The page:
Some Practical Lessons Learned

The Malindi Inquiry was different from other dispute resolution mechanisms that are available to the Commission in many ways. Some useful guidelines on undertaking an inquiry can be found at the public inquiries website. This section highlights what the KNCHR found to be unique, what worked and what didn’t.

Public Inquiries require extensive planning and consultations. As obvious as it may seem, it is vital to begin by getting the basics right. It is crucial to spend time to think through the whole process, to build clarity by seeking answers to all the basic questions. The Malindi Inquiry, being the first inquiry by the Commission, meant that it was, to a large extent, a learning experience; and the Commission benefited greatly by engaging in continuous debate on all those seemingly mundane issues and questions such as: Why an inquiry? After the hearings, what next? When we arrive for the hearings what exactly shall we do? Do we have rules? Do we have sample questions? Will the Commission bare its full teeth? Could the panel for example order compensation to individuals? If so, what about those who did not manage to be heard? What if….? The logistics, research and preparatory work necessary can be back-breaking.

Consequently, the inquiry needed to be more than just a team effort-it was a Commission effort. About a month into to the hearings over half of the Commissioners and staff were spending a considerable amount of their time on the inquiry. During the hearings the entire Commission scaled down on all other activities and all the Commissioners and members of various programs were involved in one aspect or other. Various programs needed to take leadership in their area of expertise. Lots of time and effort went into mobilization and background work: fact finding visits, a baseline survey, meetings with government representatives. A team led by a Commissioner was on the ground for an entire week prior to the hearings.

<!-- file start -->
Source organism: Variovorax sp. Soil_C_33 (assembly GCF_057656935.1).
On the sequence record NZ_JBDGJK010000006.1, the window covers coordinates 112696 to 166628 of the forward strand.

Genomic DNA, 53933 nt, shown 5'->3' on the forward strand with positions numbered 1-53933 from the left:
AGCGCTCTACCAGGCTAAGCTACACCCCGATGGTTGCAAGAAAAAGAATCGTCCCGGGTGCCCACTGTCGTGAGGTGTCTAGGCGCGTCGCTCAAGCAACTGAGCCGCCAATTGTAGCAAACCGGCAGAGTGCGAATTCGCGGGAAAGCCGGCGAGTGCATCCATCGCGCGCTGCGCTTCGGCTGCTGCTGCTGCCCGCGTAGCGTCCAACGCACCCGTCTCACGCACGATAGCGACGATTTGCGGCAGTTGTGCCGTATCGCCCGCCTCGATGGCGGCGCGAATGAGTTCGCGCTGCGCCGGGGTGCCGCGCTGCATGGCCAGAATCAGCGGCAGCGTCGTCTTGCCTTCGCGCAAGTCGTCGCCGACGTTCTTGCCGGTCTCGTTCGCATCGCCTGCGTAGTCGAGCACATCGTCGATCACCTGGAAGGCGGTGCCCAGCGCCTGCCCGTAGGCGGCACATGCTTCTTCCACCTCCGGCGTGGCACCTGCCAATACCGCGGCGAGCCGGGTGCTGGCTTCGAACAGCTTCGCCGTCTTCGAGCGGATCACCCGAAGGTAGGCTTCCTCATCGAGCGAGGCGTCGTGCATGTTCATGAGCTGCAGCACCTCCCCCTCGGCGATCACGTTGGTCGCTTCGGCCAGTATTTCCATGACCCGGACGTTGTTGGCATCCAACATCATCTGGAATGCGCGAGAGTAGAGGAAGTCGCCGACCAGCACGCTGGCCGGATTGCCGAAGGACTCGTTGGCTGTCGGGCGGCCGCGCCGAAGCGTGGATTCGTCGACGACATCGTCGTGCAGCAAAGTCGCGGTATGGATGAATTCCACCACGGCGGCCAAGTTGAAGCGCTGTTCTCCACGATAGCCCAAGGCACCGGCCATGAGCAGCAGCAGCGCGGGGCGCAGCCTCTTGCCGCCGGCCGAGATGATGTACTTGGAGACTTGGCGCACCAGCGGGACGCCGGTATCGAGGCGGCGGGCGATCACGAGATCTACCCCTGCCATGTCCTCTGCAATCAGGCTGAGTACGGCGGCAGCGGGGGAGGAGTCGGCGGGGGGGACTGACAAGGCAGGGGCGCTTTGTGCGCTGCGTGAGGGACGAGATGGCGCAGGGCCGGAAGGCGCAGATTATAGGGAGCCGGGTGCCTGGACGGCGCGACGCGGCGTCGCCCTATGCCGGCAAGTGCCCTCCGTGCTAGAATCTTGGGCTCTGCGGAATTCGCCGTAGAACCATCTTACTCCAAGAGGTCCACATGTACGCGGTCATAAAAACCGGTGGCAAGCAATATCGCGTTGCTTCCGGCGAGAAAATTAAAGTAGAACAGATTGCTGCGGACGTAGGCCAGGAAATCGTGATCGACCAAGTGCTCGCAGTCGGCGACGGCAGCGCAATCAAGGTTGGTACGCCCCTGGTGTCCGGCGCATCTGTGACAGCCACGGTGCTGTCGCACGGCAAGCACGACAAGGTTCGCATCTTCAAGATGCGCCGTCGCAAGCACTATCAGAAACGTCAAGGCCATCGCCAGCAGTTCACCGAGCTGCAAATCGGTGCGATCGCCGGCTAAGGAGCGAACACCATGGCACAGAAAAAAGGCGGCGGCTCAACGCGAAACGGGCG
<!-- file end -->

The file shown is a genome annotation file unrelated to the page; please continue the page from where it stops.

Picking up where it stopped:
The selection of the panelists was key to the inquiry’s success - the external panelists were selected not just on the basis of the expertise in specific aspects of the inquiry but also for their interests in the issues. With hindsight, it would have been useful (though more expensive) to involve the panelists earlier in the preparatory stages-when they could act as a kind of advisory panel.

A media strategy involving the newspapers, as well as television and FM radio stations was put in place. The objective of the media strategy was to ensure that the issues surrounding the intended public inquiry were given publicity, clearly highlighted and understood by members of the public, government, salt mining companies and other stakeholders. Information gathered in the preliminary investigations was made available to the press, a media tour of the affected area was organized, feature articles with major newspapers were produced; Commissioners appeared in TV and Radio programs and adverts were placed in the print media. A team from the media accompanied the inquiry team through the hearings.